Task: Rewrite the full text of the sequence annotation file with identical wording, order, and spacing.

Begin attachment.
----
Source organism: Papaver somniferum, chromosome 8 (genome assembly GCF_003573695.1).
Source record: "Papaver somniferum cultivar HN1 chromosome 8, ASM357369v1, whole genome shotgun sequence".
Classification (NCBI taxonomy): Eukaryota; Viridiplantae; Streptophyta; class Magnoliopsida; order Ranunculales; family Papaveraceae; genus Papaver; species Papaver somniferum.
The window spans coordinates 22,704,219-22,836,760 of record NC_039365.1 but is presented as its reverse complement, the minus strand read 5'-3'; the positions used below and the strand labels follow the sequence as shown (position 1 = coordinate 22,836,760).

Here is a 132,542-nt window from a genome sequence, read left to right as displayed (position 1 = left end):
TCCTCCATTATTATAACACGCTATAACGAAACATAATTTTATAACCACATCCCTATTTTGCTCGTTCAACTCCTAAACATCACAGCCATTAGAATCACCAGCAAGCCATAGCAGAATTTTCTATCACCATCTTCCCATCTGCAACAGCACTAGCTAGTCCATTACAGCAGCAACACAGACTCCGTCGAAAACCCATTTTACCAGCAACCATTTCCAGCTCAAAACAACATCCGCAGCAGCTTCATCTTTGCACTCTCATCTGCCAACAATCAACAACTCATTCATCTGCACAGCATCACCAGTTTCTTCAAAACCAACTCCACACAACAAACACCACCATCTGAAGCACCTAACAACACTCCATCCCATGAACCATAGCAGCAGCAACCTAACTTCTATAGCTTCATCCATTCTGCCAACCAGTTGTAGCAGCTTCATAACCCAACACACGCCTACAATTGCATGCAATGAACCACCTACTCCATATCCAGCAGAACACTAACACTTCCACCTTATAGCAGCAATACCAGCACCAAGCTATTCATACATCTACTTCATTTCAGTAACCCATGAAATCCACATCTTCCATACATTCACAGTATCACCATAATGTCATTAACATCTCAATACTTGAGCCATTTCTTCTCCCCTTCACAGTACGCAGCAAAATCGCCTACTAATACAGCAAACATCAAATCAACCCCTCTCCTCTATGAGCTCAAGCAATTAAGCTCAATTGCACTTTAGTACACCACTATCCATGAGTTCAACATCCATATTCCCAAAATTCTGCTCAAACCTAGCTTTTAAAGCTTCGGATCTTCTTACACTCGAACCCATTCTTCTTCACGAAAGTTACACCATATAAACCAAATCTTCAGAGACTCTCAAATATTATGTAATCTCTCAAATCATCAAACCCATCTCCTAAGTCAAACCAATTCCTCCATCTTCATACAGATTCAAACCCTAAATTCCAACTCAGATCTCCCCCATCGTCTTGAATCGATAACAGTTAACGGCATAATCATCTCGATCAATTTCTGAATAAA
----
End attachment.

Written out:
Source organism: Papaver somniferum, chromosome 8 (genome assembly GCF_003573695.1).
Source record: "Papaver somniferum cultivar HN1 chromosome 8, ASM357369v1, whole genome shotgun sequence".
Classification (NCBI taxonomy): Eukaryota; Viridiplantae; Streptophyta; class Magnoliopsida; order Ranunculales; family Papaveraceae; genus Papaver; species Papaver somniferum.
The window spans coordinates 22,704,219-22,836,760 of record NC_039365.1 but is presented as its reverse complement, the minus strand read 5'-3'; the positions used below and the strand labels follow the sequence as shown (position 1 = coordinate 22,836,760).

Here is a 132,542-nt window from a genome sequence, read left to right as displayed (position 1 = left end):
TCCTCCATTATTATAACACGCTATAACGAAACATAATTTTATAACCACATCCCTATTTTGCTCGTTCAACTCCTAAACATCACAGCCATTAGAATCACCAGCAAGCCATAGCAGAATTTTCTATCACCATCTTCCCATCTGCAACAGCACTAGCTAGTCCATTACAGCAGCAACACAGACTCCGTCGAAAACCCATTTTACCAGCAACCATTTCCAGCTCAAAACAACATCCGCAGCAGCTTCATCTTTGCACTCTCATCTGCCAACAATCAACAACTCATTCATCTGCACAGCATCACCAGTTTCTTCAAAACCAACTCCACACAACAAACACCACCATCTGAAGCACCTAACAACACTCCATCCCATGAACCATAGCAGCAGCAACCTAACTTCTATAGCTTCATCCATTCTGCCAACCAGTTGTAGCAGCTTCATAACCCAACACACGCCTACAATTGCATGCAATGAACCACCTACTCCATATCCAGCAGAACACTAACACTTCCACCTTATAGCAGCAATACCAGCACCAAGCTATTCATACATCTACTTCATTTCAGTAACCCATGAAATCCACATCTTCCATACATTCACAGTATCACCATAATGTCATTAACATCTCAATACTTGAGCCATTTCTTCTCCCCTTCACAGTACGCAGCAAAATCGCCTACTAATACAGCAAACATCAAATCAACCCCTCTCCTCTATGAGCTCAAGCAATTAAGCTCAATTGCACTTTAGTACACCACTATCCATGAGTTCAACATCCATATTCCCAAAATTCTGCTCAAACCTAGCTTTTAAAGCTTCGGATCTTCTTACACTCGAACCCATTCTTCTTCACGAAAGTTACACCATATAAACCAAATCTTCAGAGACTCTCAAATATTATGTAATCTCTCAAATCATCAAACCCATCTCCTAAGTCAAACCAATTCCTCCATCTTCATACAGATTCAAACCCTAAATTCCAACTCAGATCTCCCCCATCGTCTTGAATCGATAACAGTTAACGGCATAATCATCTCGATCAATTTCTGAATAAA